Hej Sweden


First Swedish sentence I've officially learned? 'Jag skulle vilja ha en kaffe.' Translation: I would like a coffee. 

Here I am, sitting in the sun with my (filter) coffee in my lovely, and very Swedish, apartment that my dear friend Klara, has set up so perfectly. Klara is the reason I decided it was a good idea and made it possible to book a one way flight to Sweden. Just like that, I am living in Sweden in a fab, light filled apartment with my best friend that I met 10 years ago. I arrived a week ago and I still can't believe I am here. 

Everything is just so incredibly Swedish (obviously, right..). The village-like streets, the understated fashion, the houses, the practicality of everything, the copious amount of bikes, the food.. And I love it. I feel like two things that really define a country are the people and the weather. They're the two things people often talk about in relation to a country - I can assure you leading up to my departure I had many conversations about the often cold and dark weather of Sweden (not in a bad way) as well as the Swedes being a very attractive race. Upon arrival these things are very noticeable straight away, well for me at least. I suppose because they vary so much between countries. So, it being the start of spring here and all, the first week that I have been in Lund has been largely rainy and cold but not unbearably so. When I say cold I mean about 12 degrees celsius during the day. A very nice change from the 30 degree heat in Sydney. And yep, Swedes are definitely known as an attractive race for a reason. They're understated street style that they get around in, often on their bikes, definitely adds to this.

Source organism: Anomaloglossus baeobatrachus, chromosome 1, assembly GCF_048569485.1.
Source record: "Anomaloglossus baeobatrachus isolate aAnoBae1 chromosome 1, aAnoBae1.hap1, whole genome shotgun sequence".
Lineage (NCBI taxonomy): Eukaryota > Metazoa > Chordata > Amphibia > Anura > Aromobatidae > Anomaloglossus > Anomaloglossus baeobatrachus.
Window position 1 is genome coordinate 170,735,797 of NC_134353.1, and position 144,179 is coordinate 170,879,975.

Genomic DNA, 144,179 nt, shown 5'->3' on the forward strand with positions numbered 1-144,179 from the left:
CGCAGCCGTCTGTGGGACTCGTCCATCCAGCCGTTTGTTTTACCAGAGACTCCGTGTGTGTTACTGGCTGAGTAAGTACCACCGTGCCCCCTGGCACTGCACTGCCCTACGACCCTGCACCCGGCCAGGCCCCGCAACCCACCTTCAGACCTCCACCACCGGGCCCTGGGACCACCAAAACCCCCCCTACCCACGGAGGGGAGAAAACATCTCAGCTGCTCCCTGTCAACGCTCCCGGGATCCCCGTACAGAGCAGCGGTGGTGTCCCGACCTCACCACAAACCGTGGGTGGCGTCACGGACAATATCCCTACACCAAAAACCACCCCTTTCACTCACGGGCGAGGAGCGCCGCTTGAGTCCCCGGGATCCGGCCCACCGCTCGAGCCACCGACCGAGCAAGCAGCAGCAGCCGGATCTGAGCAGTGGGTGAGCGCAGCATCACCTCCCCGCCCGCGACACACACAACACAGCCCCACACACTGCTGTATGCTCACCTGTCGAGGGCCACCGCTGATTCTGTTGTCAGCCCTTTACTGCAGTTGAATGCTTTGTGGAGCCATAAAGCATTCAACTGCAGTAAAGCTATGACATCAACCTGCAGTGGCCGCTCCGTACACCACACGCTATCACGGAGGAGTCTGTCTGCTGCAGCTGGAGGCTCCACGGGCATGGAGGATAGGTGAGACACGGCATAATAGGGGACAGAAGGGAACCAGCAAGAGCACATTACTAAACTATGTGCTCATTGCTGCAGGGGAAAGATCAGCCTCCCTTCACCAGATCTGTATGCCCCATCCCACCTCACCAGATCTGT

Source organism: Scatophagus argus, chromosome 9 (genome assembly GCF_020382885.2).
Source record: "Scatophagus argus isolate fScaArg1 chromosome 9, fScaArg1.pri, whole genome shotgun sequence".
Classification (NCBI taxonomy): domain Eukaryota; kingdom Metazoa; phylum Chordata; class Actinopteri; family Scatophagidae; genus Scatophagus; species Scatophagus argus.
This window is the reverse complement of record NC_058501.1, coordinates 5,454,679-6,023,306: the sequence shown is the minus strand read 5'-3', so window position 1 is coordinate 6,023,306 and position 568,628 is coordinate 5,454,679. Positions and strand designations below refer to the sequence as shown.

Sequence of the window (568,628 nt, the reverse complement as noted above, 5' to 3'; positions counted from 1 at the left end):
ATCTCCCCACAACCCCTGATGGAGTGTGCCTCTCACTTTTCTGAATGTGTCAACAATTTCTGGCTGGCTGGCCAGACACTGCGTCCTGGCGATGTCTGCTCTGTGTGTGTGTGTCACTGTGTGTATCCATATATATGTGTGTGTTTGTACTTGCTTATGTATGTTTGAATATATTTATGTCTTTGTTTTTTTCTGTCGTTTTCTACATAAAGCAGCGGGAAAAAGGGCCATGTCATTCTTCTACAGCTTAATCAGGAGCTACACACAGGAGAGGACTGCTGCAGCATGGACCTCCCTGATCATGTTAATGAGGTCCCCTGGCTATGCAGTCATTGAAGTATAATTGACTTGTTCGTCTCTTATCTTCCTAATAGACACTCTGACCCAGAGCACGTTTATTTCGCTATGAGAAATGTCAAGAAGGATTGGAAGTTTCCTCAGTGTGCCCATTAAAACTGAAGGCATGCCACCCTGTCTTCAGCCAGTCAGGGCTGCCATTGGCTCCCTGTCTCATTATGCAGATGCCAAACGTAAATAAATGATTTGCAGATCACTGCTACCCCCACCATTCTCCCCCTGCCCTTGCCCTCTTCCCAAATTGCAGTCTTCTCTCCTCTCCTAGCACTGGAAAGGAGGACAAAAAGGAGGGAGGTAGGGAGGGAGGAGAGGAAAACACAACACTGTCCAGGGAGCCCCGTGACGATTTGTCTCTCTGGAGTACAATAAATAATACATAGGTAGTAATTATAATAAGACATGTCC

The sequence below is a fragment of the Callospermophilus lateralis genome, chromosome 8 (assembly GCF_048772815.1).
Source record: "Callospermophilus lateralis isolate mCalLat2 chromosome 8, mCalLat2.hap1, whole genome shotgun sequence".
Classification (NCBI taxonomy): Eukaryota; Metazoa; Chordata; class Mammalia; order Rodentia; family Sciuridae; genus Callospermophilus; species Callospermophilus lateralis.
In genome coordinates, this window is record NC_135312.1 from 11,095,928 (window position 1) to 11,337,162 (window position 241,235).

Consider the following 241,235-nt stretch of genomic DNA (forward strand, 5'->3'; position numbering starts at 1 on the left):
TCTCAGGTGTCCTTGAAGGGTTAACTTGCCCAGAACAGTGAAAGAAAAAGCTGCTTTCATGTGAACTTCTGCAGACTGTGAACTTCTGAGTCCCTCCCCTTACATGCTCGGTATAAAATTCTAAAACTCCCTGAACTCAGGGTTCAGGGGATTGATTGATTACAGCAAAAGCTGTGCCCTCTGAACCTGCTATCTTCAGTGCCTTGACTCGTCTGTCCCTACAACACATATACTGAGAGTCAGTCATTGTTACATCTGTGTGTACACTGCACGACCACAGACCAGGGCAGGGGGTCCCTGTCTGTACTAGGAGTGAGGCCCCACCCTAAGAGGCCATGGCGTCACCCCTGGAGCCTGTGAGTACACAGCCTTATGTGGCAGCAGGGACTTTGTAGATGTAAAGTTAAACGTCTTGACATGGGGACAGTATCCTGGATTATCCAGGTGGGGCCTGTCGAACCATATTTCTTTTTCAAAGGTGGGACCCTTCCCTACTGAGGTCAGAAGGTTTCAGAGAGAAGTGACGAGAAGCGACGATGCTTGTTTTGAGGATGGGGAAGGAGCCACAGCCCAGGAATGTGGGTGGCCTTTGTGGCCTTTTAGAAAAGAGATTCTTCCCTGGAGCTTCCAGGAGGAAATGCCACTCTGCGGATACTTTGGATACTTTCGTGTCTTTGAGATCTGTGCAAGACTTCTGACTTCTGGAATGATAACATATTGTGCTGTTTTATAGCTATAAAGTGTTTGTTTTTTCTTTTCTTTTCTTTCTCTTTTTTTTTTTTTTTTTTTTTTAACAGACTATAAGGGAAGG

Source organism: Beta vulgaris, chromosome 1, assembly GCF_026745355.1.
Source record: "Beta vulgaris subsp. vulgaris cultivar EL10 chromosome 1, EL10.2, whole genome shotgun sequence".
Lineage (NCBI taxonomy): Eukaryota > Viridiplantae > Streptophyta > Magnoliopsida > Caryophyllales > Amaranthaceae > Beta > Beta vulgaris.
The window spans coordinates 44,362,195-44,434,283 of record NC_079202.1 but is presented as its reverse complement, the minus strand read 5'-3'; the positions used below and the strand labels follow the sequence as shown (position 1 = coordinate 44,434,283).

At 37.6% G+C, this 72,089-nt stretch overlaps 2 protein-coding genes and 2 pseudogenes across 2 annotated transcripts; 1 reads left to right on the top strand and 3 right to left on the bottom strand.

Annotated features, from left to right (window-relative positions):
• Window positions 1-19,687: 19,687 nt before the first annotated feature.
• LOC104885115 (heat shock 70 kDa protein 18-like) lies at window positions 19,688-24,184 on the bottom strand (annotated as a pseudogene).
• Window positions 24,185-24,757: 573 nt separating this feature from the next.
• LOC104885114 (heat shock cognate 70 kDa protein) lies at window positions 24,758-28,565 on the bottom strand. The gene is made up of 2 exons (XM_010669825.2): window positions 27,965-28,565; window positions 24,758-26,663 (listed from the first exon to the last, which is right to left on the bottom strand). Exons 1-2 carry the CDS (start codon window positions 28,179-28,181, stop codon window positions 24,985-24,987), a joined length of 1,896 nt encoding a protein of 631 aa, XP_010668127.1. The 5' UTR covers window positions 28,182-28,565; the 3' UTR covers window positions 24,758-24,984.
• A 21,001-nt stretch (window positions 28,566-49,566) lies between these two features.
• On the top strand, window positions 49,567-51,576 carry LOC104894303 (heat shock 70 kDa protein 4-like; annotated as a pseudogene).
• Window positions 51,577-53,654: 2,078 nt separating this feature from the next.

My first week has been pretty cruisey consisting of me asking non-stop questions about anything and everything (sorry Klara), unpacking and setting up my room which is always such fun, meeting some amazing people, feeling like a total foreigner, learning a word of Swedish here and there, wearing a minimum of 3 layers when I go out, my first fika (I'll explain later), exploring the city of Lund and making and drinking my first filter coffee. 

I still have no idea what's ahead which is rather terrifying but at the same time pretty thrilling. I'm usually someone that needs structure and am not great at the whole YOLO way of living. For now, my main focus is to have fun and become more comfortable with living in the moment. I mean, how often in life do you get to pack a (rather heavy) suitcase, get on a flight and hang in another country with your plan being to not have a plan? 





Photograph: taken flying into Doha during sunrise, an amazing end to a 15 hour flight. 

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